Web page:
Ryan Heffington, the choreographer behind Sia’s “Chandelier” music video, is also regularly streaming dance classes on Instagram Live.

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• keep it moving • 🎥 @jacobjonasthecompany •

A post shared by Ryan Heffington (@ryan.heffington) on

We are finishing this list of great coronavirus inspired art with dance choreography by the Vietnamese dancer and choreographer Quang Dang to the chorus of “Ghen Co Vy,” (“Jealous Coronavirus”). Singers Min and Erik instruct listeners to wash their hands, avoid touching their faces, and stay away from crowded places. The dance video took the world by storm with billions of views on YouTube only. Both the catchy tune and the energetic dance choreography have inspired TikTok users to recreate Dang’s dance and post them using the hashtag #GhenCoVyChallenge.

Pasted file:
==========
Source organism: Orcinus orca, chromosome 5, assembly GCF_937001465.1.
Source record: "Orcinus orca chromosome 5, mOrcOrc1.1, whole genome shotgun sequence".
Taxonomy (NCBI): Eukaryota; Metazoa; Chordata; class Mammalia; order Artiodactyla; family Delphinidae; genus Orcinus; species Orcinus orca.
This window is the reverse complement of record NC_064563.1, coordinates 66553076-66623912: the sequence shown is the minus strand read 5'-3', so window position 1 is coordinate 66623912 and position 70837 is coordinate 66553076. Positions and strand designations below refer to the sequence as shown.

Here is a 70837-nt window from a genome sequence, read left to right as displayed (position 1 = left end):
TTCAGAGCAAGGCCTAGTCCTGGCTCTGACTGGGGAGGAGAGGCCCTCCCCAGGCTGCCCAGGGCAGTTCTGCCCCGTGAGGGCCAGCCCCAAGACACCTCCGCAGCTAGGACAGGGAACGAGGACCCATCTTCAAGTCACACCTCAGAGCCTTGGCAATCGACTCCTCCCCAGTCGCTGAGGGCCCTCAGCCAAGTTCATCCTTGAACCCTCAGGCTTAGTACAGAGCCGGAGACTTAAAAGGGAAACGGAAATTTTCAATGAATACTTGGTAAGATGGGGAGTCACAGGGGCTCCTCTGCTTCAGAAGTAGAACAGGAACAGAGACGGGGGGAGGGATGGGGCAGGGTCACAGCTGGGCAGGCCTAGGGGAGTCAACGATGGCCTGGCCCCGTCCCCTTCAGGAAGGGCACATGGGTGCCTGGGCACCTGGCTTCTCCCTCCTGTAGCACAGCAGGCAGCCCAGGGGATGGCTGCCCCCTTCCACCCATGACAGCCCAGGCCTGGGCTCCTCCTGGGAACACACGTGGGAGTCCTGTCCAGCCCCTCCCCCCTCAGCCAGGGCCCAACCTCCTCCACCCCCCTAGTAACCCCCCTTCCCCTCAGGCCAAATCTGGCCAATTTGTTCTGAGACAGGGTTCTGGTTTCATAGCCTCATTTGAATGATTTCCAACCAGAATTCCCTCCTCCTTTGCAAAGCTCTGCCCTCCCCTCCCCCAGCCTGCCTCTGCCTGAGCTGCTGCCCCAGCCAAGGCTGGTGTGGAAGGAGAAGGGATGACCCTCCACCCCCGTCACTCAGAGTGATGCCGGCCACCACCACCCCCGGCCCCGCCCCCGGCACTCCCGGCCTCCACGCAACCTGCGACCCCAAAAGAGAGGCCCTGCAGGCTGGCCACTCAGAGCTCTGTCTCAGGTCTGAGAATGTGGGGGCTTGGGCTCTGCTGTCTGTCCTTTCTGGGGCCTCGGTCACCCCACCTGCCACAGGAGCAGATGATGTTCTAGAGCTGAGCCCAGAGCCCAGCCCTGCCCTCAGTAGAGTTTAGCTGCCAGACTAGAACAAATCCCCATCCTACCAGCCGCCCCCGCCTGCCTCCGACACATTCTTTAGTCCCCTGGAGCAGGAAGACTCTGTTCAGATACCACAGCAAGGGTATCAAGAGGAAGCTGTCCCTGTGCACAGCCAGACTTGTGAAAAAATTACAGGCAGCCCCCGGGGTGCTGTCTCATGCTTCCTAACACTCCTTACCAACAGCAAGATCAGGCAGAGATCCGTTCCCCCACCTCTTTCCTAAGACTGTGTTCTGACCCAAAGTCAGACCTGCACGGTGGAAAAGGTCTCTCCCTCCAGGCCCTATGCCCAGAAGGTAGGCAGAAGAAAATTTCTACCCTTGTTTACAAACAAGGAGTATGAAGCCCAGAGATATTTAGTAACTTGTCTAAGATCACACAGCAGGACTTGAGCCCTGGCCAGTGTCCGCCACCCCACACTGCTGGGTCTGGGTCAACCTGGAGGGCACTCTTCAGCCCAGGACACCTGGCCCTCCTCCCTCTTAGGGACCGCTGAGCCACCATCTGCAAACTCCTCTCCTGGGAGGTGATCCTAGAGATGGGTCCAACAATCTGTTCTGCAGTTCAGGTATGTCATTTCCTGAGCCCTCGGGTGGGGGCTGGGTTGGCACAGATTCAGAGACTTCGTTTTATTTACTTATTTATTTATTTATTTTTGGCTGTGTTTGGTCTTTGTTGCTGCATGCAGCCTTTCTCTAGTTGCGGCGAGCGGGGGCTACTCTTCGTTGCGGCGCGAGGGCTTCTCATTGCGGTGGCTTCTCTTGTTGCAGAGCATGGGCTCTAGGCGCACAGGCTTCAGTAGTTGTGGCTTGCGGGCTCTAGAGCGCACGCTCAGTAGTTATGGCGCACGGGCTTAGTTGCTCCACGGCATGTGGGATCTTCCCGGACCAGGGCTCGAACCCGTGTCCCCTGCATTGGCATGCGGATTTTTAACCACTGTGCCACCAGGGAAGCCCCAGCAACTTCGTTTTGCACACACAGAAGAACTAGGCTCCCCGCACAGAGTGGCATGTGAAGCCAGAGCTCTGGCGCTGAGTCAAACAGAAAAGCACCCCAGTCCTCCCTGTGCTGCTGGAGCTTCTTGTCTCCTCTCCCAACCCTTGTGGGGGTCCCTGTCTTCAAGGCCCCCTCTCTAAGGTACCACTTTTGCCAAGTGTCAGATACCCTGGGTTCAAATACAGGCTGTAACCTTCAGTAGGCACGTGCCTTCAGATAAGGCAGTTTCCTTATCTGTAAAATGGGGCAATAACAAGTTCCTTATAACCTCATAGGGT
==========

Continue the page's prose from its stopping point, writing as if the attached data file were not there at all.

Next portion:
Other types of artists have also discovered some creative ways to create art while still staying relevant, considering the current circumstances. Comedians, for example, have found a new source for writing jokes that they also share with their audiences online. Writers offer free short stories for their fans. Painters create free painting courses.

We hope you enjoyed our art selection, which we know evokes all kinds of emotions. It should also inspire you to keep creating and sharing your art with everyone. It’s going to be tough to get through this crisis. But, if there were ever a time to be kind to one another, it’s now. This pandemic shall pass, and then we will all need some sense of normalcy. So, we have to keep trying. Meanwhile, stay home and stay safe.